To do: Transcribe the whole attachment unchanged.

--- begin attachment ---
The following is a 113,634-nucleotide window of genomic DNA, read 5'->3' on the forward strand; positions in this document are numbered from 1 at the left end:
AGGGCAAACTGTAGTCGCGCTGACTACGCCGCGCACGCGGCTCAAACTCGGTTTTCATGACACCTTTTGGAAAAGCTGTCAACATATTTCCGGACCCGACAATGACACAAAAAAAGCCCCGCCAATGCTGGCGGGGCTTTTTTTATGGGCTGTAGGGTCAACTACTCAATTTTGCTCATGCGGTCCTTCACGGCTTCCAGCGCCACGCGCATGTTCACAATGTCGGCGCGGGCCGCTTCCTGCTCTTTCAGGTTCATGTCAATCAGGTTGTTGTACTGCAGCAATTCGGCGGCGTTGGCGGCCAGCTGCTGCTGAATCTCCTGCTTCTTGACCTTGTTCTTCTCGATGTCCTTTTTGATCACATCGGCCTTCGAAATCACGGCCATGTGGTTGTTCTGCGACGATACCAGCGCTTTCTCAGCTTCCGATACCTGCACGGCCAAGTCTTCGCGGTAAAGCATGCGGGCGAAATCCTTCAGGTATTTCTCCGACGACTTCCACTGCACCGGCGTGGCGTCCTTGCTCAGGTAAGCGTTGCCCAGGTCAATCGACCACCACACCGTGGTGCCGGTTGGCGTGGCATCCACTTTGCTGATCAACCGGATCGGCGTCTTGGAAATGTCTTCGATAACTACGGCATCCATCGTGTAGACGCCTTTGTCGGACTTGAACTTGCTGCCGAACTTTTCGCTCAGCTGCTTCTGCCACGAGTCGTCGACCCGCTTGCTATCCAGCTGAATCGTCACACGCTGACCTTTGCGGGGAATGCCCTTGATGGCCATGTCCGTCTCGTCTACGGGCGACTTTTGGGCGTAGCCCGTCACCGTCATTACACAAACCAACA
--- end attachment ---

The following is a 113,634-nucleotide window of genomic DNA, read 5'->3' on the forward strand; positions in this document are numbered from 1 at the left end:
AGGGCAAACTGTAGTCGCGCTGACTACGCCGCGCACGCGGCTCAAACTCGGTTTTCATGACACCTTTTGGAAAAGCTGTCAACATATTTCCGGACCCGACAATGACACAAAAAAAGCCCCGCCAATGCTGGCGGGGCTTTTTTTATGGGCTGTAGGGTCAACTACTCAATTTTGCTCATGCGGTCCTTCACGGCTTCCAGCGCCACGCGCATGTTCACAATGTCGGCGCGGGCCGCTTCCTGCTCTTTCAGGTTCATGTCAATCAGGTTGTTGTACTGCAGCAATTCGGCGGCGTTGGCGGCCAGCTGCTGCTGAATCTCCTGCTTCTTGACCTTGTTCTTCTCGATGTCCTTTTTGATCACATCGGCCTTCGAAATCACGGCCATGTGGTTGTTCTGCGACGATACCAGCGCTTTCTCAGCTTCCGATACCTGCACGGCCAAGTCTTCGCGGTAAAGCATGCGGGCGAAATCCTTCAGGTATTTCTCCGACGACTTCCACTGCACCGGCGTGGCGTCCTTGCTCAGGTAAGCGTTGCCCAGGTCAATCGACCACCACACCGTGGTGCCGGTTGGCGTGGCATCCACTTTGCTGATCAACCGGATCGGCGTCTTGGAAATGTCTTCGATAACTACGGCATCCATCGTGTAGACGCCTTTGTCGGACTTGAACTTGCTGCCGAACTTTTCGCTCAGCTGCTTCTGCCACGAGTCGTCGACCCGCTTGCTATCCAGCTGAATCGTCACACGCTGACCTTTGCGGGGAATGCCCTTGATGGCCATGTCCGTCTCGTCTACGGGCGACTTTTGGGCGTAGCCCGTCACCGTCATTACACAAACCAACA